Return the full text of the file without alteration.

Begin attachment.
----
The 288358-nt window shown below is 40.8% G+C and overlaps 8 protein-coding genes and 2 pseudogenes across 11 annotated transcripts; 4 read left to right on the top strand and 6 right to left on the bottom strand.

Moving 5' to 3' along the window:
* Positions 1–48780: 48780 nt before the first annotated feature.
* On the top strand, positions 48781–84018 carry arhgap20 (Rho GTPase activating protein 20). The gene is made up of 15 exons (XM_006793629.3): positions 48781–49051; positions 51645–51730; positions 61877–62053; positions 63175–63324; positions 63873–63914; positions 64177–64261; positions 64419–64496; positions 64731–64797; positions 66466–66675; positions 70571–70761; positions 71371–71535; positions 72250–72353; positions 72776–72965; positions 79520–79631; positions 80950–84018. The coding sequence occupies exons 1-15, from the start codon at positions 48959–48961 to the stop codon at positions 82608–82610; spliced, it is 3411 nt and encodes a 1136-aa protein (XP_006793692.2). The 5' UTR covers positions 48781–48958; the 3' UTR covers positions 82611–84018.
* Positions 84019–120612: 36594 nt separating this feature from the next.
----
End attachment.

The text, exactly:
The 288358-nt window shown below is 40.8% G+C and overlaps 8 protein-coding genes and 2 pseudogenes across 11 annotated transcripts; 4 read left to right on the top strand and 6 right to left on the bottom strand.

Moving 5' to 3' along the window:
* Positions 1–48780: 48780 nt before the first annotated feature.
* On the top strand, positions 48781–84018 carry arhgap20 (Rho GTPase activating protein 20). The gene is made up of 15 exons (XM_006793629.3): positions 48781–49051; positions 51645–51730; positions 61877–62053; positions 63175–63324; positions 63873–63914; positions 64177–64261; positions 64419–64496; positions 64731–64797; positions 66466–66675; positions 70571–70761; positions 71371–71535; positions 72250–72353; positions 72776–72965; positions 79520–79631; positions 80950–84018. The coding sequence occupies exons 1-15, from the start codon at positions 48959–48961 to the stop codon at positions 82608–82610; spliced, it is 3411 nt and encodes a 1136-aa protein (XP_006793692.2). The 5' UTR covers positions 48781–48958; the 3' UTR covers positions 82611–84018.
* Positions 84019–120612: 36594 nt separating this feature from the next.